Part of your child’s natural development is to absorb input and information from their surroundings and begin to develop ideas and opinions of their own. Normally, this is a healthy behavior if the right inputs are being absorbed. But children pick up on things from one another, and a friend who has differing values, religious views, morals and beliefs from yours can easily convince your child to see things in a way that you would not approve of. I’m not saying that you should brainwash your kids and turn them into little versions of yourself. However, knowing who they are hanging out with and where their influences are coming from should play a big part in your decisions about who they associate with.
Your kids are naturally curious, and sometimes their friends are eager to provide them with answers. While sometimes the answers will be technically correct, other times they will be very wrong. Whether right or wrong, you may not want your child exposed to this information from another child and maybe not at this particular stage in life. Knowing their friends can give you some idea of the types of conversations they have and whether you may need to intervene.
Beginning around the tween years, peer pressure begins to kick in. Your child’s desires to fit in may lead them to do things that their so-called friends cajole them into. Knowing your child’s friends can keep you on the lookout for this type of behavior and help you talk to your child about peer pressure.
To summarize, the steps you can take towards knowing that your child’s friends are a good influence are:
- Target who you want your child to befriend
- Know their parents
- Visit with their parents
- Observe your child with their friends in supervised play
- Ask your child questions and answer their questions
- Build your child’s self-esteem and they won’t seek it from others
- Set clear expectations for your child
- Let them see your moral code in action
- When something feels wrong, it probably is – act on your child’s behalf
Outside of the home, nothing influences your child more than the interactions with their friends. During the school year, they spend as much waking time with their friends each day as they do at home, so it is important to know who they’re hanging out with. By intentionally guiding your child through the development of their friendships, you set them up for success in the development of their adult relationships.
Some other articles you might like on this topic:
And related posts that I’ve written:
Chime in with your comments below or share if you like this post!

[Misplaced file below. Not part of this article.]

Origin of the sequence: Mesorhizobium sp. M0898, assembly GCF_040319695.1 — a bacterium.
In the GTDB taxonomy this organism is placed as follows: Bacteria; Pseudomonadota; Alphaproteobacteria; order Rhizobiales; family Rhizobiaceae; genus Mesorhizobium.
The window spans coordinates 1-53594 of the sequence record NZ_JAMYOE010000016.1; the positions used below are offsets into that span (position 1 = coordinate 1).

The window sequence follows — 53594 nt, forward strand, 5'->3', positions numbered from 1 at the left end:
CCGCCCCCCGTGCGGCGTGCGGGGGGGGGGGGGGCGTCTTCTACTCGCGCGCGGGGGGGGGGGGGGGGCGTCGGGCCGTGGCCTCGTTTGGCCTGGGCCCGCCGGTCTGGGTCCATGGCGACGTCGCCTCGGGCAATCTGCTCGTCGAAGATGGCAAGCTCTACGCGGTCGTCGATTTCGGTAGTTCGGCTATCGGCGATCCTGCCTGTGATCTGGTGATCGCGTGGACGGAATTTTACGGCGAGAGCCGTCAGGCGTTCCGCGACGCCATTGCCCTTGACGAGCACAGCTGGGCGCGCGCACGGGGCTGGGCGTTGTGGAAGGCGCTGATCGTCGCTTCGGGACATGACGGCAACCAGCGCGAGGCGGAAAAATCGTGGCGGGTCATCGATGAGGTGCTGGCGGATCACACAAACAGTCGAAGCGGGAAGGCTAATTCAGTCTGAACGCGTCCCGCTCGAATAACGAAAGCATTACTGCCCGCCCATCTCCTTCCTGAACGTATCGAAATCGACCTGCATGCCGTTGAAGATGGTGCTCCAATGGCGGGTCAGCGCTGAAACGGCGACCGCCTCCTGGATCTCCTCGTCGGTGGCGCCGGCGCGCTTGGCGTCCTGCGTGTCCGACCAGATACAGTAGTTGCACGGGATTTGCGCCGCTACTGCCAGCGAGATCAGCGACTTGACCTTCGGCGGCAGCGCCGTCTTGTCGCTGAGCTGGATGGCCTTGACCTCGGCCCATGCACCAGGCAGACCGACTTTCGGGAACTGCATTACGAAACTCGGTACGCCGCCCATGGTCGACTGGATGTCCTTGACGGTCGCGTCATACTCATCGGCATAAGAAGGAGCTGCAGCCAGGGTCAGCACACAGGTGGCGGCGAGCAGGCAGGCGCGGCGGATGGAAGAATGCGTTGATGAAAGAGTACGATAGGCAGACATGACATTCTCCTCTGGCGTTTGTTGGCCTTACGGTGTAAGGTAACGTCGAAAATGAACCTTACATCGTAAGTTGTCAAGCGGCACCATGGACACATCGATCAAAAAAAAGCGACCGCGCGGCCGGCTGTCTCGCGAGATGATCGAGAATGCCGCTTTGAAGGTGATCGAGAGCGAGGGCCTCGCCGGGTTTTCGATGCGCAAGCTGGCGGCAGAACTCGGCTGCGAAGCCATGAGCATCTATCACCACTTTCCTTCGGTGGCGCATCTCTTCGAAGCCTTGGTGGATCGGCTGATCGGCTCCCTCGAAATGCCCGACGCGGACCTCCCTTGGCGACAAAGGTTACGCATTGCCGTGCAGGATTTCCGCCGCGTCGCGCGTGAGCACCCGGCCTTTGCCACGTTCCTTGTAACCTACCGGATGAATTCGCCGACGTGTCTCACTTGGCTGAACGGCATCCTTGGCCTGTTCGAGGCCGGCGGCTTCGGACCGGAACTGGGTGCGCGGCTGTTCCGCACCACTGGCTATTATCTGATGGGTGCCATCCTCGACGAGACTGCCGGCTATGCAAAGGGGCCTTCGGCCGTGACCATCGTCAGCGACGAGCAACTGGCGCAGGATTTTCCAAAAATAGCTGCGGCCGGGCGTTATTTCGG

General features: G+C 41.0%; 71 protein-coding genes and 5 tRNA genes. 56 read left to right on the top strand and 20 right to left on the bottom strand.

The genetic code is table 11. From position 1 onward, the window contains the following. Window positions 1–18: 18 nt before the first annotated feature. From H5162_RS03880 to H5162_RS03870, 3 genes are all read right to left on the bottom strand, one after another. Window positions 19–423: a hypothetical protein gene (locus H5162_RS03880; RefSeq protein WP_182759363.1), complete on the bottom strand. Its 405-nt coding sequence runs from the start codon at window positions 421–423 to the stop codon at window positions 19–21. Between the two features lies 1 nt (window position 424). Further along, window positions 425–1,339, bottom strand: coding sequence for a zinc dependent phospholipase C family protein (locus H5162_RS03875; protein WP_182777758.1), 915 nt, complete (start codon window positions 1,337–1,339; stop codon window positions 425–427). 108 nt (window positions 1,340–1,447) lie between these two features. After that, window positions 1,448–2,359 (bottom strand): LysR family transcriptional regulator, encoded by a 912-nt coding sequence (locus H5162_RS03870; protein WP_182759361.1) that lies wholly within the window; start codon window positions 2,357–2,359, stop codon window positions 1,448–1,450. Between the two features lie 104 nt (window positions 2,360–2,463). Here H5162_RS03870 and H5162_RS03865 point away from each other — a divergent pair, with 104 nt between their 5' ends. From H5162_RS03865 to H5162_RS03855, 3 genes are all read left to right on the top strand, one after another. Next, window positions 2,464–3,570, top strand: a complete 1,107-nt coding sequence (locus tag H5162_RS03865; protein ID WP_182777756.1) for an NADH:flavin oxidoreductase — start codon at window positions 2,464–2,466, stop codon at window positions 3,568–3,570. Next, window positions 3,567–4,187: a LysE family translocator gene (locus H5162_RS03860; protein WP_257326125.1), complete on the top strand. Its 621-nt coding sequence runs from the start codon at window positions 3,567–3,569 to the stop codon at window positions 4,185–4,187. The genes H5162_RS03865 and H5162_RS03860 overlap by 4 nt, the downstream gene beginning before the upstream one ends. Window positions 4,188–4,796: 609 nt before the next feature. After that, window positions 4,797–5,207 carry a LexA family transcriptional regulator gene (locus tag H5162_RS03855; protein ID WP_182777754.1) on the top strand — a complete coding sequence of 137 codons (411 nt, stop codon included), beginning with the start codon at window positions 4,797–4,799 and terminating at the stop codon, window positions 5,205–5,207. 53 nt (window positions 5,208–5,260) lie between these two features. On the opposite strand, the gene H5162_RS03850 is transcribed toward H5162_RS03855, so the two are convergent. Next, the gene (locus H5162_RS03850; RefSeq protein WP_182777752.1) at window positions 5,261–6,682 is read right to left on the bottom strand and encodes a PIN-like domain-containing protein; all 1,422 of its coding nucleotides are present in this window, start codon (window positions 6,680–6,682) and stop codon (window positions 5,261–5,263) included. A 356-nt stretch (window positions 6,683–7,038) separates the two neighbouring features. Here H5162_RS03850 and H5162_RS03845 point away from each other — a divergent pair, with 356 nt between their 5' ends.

Application Question – Am I involved enough in my child’s interactions with their friends?
We’re nearing the end of tax season and kids play a big part of your bottom line. Whether they’re newborns or away at college, there are tax considerations that come with having children. In this post we’ll look at a few of the provisions of the tax code that applies to children, but by all means consult a tax specialist if you have questions concerning your particular situation.
First of all you want to make sure that your child qualifies as a dependent for your tax purposes. If you are still married to your child’s other parent and they are under 18, then the answer is likely yes. Once they move on to college, the answer can still be yes as long as you continue to provide for more than half of their support. If you are divorced, then your divorce decree may spell out which parent claims the child for taxes.
A child can only be claimed on one income tax return every year as a dependent. As was mentioned above, in divorce situations where the agreement does not specify the tax situation, only one parent can claim the child. And, if your child is off at college but has income, they cannot claim themselves if you have claimed them on your taxes. Be sure that you have these conversations to stay out of trouble with the IRS.
The most common component to your taxes regarding children is generally the exemption that you get for having a child. The exemption amount per person for the 2011 tax year is $3,700. Right off the bat, this saves you $925 in taxes if you are in the 25% tax bracket.
You can get credit for hiring child care in order for you to work. If you pay someone to care for your children under age 13 while you work or look for work, those expenses can be claimed as a tax credit. To claim this credit, you must identify the persons or organization that you paid to watch your children, but this credit can result in up to 35% of your work-related expenses being credited to your taxes. Certain rules, conditions, and restrictions apply so be sure to check with your tax professional
There is also the child tax credit. As opposed to an exemption which merely lowers your taxable income, a credit is a dollar-for-dollar reduction in the amount of taxes that you owe. For the 2011 tax year the maximum is $1,000 per child, and there is a provision to file for an additional child tax credit if you do not receive the maximum amount of credit per child. There is an income limitation for claiming this credit based on your filing status, so not everyone is eligible.
For a child with income, there are certain limits above which they are required to file an income tax return as well. Those limits are based on the types of income, whether earned, unearned, or a mix of both. For income below these amounts, the parent may be required to file the child’s income on their tax form, particularly for certain types of investment income. Even if your child is not required to file, it might be beneficial for them to do so in order to claim a refund on any income taxes paid in during the year from working.